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NBME 22 Answers

nbme22/Block 1/Question#4
A 48-year-old man begins furosemide therapy ...
Decreases the luminal permeability to Na+ in the collecting duct🔍

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 +4  upvote downvote
submitted by hello(184),

Spironolactone and eplerenone are potassium-sparing diurectics that inhibit the Na/K ATPase. Na/K ATPase is on the basolateral membrane. None of the answer choices fit with this.

Amiloride and triamterene are also potassium-sparing diuretics. The mechanism is to block ENaC channels on the luminal membrane, this is choice "B."




Should use a potassium-sparing diuretic (FA 591). Triamterene and amiloride work by blocking ENaC channels.




I got that it needed to be a potassium sparing diuretic. Is there a reason it cannot be an aldosterone antagonist? I chose blocks basolateral K+ channels as these decrease the basolateral K+/Na+/ATPase because the wording of the correct answer did not make sense to me -- assuming they were going for an ENaC blocker (and that decreased luminal permeability indicates that Na+ would be remaining in the lumen, not remaining in the principal cell as I originally thought).

luckeroo  I think the reason it’s a potassium-sparing diuretic rather than an aldosterone antagonist has less to do with why the aldosterone antagonist cannot be used and more to do with the fact that a potassium-sparing diuretic would be more of a “first-line” adjunctive diuretic treatment. +1  
luckeroo  As for the answer choice, potassium sparing diuretics achieve their overall anti-aldosterone effect by competitively inhibiting aldosterone receptors on the interstitial side (decreasing the Na/K-ATPase effect of shunting Na into the blood), thereby decreasing the gradient for sodium to enter the cell from the luminal aspect, blocking ENaC. +2  
yotsubato  There is no such thing as "Basolateral K Channel" there is only basolateral Sodium Potassium Pumps which are controlled by aldosterone. FA pg 573 +9  
nwinkelmann  @yotsubato LOL.... why didn't I think of it that what?! (by the way, that LOL is for me). The only basolateral K channel is the nephron (based on the first aid picture) is in the thick ascending limb of the loop of henle. +  
hello  Spironolactone and eplerenone are potassium-sparing diurectics that inhibit the Na/K ATPase, so I'm not sure what @luckeroo is referring to. Spironolactone and aplerenone are both ALDO antagonists. Na/K ATPase is found on the basolateral membrane. None of the answer choices fit with this. Amiloride and triamterene are also potassium-sparing diuretics; their mechanism is to block ENaC channels on the luminal membrane, this is choice "B." +1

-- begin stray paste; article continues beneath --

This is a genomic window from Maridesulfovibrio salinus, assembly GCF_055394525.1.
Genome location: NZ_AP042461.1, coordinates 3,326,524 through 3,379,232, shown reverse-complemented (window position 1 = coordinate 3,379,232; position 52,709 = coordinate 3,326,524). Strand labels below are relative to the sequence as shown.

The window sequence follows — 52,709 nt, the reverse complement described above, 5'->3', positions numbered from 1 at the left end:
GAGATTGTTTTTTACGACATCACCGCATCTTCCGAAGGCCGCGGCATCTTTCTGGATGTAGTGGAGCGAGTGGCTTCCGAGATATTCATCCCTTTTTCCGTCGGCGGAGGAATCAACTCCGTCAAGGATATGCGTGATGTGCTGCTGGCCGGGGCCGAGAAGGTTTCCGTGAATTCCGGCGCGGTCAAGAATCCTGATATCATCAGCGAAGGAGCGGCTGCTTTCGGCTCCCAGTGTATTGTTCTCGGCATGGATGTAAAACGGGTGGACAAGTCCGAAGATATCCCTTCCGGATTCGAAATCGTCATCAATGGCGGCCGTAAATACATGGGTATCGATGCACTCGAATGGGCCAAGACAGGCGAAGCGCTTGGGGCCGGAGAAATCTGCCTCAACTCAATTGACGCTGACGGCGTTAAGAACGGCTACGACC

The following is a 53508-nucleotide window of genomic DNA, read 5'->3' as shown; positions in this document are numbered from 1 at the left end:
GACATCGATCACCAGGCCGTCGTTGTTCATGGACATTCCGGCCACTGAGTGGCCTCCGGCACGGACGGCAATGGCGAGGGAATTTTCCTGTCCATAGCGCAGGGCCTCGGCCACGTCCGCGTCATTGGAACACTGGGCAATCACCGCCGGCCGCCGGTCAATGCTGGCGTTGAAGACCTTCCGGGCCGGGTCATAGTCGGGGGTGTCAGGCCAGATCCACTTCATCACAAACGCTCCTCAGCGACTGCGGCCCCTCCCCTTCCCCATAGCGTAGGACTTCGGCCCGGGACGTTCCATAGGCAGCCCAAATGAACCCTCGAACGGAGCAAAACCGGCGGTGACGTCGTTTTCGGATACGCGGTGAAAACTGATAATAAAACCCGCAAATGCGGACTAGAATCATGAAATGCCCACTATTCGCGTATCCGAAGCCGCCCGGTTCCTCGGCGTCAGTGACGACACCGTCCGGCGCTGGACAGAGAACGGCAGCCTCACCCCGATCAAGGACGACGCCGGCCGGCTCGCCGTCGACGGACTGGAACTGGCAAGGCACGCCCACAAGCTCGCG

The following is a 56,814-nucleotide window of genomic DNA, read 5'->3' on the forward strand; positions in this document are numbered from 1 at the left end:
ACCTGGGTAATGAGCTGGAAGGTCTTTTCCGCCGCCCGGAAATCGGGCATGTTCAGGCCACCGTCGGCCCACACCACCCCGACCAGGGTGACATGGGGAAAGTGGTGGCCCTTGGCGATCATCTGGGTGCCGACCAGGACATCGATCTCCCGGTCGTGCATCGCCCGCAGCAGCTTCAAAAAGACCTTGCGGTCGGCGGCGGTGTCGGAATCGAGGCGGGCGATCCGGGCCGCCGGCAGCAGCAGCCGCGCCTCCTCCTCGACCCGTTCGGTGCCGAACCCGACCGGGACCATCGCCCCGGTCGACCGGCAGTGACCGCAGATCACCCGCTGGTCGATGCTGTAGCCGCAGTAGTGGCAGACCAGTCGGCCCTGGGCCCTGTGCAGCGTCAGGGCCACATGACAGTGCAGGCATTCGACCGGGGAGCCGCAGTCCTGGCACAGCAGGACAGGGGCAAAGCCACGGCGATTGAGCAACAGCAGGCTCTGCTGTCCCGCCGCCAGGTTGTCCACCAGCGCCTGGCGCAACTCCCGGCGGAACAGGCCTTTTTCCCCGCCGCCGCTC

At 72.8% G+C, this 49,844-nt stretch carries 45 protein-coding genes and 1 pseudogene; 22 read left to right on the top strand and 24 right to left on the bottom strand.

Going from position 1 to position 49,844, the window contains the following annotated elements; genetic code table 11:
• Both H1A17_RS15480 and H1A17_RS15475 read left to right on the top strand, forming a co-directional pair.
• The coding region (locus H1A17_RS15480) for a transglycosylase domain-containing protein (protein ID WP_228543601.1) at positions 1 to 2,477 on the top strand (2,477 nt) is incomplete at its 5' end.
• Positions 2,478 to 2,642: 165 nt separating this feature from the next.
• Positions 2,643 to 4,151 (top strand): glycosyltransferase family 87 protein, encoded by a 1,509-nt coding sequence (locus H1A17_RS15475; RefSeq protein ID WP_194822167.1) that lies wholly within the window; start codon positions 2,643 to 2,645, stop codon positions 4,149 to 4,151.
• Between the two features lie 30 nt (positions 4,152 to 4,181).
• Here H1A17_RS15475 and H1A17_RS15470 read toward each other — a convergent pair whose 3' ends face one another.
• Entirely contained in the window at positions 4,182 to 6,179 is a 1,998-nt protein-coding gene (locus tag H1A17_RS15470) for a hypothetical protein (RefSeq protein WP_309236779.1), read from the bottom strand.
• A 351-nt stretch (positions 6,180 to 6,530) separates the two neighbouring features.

rxfit  From Katzung Board Review: "Spironolactone and eplerenone are steroid derivatives and act as pharmacologic antagonists of aldosterone in the collecting tubules. By combining with and blocking the intracellular aldosterone receptor, these drugs reduce the expression of genes that code for the epithelial sodium ion channel (ENaC) and Na+/K+ ATPase. Amiloride and triamterene act by blocking the ENaC sodium channels (Figure 15–5). (These drugs do not block INa channels in excitable membranes.) Spironolactone and eplerenone have slow onsets and offsets of action (24–72 h). Amiloride and triamterene have durations of action of 12–24 h." So both K-sparing subtypes are technically correct. +  



It doesn't matter which potassium-sparing diuretic you use. You can still get to this answer. Aldosterone normally upregulates Na/K ATPase in the principal cells of the CD, decreased Na+ intracellularly, which leads to increased ENaC activity. Spironolactone/eplerenone will inhibit this upregulation of ENaC, leading to decreased permeability to Na+ in the CD.

Obv amiloride and triamterene will block principal cell ENaC. It's all in the same class so they will all lead to this effect :)

FA 2019 pg 573




 +0  upvote downvote
submitted by j000(-2),

spironolactone and eplerenone are aldosterone receptor antagonist (they block the effect of aldosterone by blocking the basolateral Na/K ATPase pump), this is not the same thing as blocking a basolateral K+ channel. They block and decrease the potassium conduction. There is no basolateral K+ channel

if the (A) were to say "decrease K+ conduction in collecting duct" that might be correct

so (B) is correct. Triamteren and amiloride block Na+ channel on apical (luminal side) side, decrease permeability of Na+




 +0  upvote downvote
submitted by usmle11a(44),

spironolactone acts as an aldosterone antagonist which means decreasing Na+ permeability

j000  i think they're referring to triamterene and amiloride, not spironolactone spironolactone doesn't actually decrease Na+ permeability +  
jackie_chan  @j000 It doesnt matter, spiro and triamterene/amiloride have a common effect of messing with ENaC. Aldosterone upregulates ENaC, spiro would inhibit that so in effect would decrease luminal permeability to Na in duct due to fewer ENaC channels; triamterene would block the channel directly, same effect. http://tmedweb.tulane.edu/pharmwiki/doku.php/potassium_sparing_diuretics +  



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